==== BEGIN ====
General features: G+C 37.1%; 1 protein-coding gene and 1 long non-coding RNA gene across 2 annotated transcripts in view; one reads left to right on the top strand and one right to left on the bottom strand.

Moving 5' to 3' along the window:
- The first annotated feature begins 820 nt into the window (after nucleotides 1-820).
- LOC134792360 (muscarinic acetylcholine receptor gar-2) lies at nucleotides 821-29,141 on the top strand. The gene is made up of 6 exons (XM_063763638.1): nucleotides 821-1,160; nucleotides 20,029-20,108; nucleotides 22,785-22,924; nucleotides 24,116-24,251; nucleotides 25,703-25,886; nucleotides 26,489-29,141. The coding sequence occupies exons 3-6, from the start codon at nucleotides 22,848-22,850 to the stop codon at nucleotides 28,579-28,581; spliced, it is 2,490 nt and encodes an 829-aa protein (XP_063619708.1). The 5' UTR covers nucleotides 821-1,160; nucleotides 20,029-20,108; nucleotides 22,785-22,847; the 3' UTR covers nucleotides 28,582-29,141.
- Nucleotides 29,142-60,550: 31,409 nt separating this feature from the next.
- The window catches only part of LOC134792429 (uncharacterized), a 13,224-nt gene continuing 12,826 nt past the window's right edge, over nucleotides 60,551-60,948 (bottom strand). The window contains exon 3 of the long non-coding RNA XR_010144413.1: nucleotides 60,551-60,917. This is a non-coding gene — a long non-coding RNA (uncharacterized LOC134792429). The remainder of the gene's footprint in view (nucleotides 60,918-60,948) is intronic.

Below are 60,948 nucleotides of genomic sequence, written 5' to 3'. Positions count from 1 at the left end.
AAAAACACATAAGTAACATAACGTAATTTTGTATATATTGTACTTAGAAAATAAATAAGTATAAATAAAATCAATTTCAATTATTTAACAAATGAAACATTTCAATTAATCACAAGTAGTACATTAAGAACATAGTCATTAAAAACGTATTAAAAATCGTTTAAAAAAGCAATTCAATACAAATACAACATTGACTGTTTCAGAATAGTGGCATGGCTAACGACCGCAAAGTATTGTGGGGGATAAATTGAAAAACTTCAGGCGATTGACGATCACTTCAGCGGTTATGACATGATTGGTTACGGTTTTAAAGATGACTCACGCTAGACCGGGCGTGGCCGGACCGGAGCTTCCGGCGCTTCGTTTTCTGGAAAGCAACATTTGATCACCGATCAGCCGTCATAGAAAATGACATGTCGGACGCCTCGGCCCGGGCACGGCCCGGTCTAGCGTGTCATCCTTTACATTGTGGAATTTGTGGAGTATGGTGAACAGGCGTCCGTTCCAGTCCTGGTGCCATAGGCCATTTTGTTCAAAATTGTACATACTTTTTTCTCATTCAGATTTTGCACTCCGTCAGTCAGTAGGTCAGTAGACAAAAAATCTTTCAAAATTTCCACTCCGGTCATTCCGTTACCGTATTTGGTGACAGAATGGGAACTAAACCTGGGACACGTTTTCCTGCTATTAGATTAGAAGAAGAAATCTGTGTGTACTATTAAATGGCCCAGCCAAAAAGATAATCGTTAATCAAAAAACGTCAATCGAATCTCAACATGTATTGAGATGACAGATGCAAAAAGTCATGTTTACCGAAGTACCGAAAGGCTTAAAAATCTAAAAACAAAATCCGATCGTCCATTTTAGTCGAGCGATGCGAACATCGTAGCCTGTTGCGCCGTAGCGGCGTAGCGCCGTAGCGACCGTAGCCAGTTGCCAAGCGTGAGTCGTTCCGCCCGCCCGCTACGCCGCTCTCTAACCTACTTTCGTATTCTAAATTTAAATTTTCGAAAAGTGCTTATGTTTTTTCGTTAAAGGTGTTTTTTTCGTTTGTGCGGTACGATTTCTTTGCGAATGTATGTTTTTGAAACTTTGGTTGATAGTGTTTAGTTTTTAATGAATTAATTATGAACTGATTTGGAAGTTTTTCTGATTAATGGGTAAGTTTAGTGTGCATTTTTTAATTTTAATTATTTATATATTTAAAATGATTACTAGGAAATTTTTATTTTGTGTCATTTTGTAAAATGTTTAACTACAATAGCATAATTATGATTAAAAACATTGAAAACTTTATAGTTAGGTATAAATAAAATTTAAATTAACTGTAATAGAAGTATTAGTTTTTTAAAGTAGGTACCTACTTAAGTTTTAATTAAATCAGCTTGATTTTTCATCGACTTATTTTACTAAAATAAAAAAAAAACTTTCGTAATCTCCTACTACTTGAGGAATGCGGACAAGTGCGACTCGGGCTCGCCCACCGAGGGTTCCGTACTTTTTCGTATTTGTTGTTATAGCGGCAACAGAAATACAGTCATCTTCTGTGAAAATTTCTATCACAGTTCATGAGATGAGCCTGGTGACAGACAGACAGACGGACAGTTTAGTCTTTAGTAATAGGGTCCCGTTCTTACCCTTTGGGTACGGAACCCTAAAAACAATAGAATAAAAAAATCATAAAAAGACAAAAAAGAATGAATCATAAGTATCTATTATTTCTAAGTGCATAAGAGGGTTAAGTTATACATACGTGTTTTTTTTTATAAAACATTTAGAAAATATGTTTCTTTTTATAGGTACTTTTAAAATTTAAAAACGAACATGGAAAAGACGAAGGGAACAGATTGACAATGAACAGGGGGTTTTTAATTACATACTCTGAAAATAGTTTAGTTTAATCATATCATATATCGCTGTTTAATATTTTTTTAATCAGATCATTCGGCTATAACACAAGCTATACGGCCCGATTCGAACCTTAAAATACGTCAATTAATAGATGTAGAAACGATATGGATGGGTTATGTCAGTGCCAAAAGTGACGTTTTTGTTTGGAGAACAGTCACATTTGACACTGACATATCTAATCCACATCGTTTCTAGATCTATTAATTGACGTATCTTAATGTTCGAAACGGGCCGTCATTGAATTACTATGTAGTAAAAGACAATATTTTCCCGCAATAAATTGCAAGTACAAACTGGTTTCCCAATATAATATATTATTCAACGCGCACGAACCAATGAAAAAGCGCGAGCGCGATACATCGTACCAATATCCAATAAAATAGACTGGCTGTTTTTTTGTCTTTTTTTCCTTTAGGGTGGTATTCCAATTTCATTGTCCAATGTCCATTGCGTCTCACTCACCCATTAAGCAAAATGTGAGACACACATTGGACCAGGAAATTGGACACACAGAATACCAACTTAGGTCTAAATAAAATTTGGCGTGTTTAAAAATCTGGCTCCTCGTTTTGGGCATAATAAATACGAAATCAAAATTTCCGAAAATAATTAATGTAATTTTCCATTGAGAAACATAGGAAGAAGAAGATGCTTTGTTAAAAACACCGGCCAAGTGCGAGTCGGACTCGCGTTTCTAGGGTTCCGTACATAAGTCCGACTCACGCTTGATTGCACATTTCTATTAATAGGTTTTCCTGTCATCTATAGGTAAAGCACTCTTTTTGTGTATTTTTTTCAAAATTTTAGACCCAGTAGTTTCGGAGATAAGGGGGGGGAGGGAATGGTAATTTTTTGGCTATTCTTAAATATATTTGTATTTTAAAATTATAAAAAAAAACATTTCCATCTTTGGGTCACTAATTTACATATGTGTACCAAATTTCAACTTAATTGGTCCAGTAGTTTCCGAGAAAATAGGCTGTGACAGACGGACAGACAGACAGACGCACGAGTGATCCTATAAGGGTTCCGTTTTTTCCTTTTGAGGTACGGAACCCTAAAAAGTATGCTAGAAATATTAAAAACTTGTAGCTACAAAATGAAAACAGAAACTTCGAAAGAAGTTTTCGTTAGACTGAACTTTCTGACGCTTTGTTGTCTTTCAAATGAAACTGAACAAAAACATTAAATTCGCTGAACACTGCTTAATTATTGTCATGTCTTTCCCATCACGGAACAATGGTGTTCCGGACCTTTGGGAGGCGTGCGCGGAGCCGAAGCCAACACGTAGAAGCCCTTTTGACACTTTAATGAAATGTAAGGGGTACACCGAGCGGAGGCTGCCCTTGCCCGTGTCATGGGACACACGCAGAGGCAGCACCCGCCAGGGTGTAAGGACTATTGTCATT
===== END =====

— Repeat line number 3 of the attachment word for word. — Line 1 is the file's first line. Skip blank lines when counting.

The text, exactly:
- The first annotated feature begins 820 nt into the window (after nucleotides 1-820).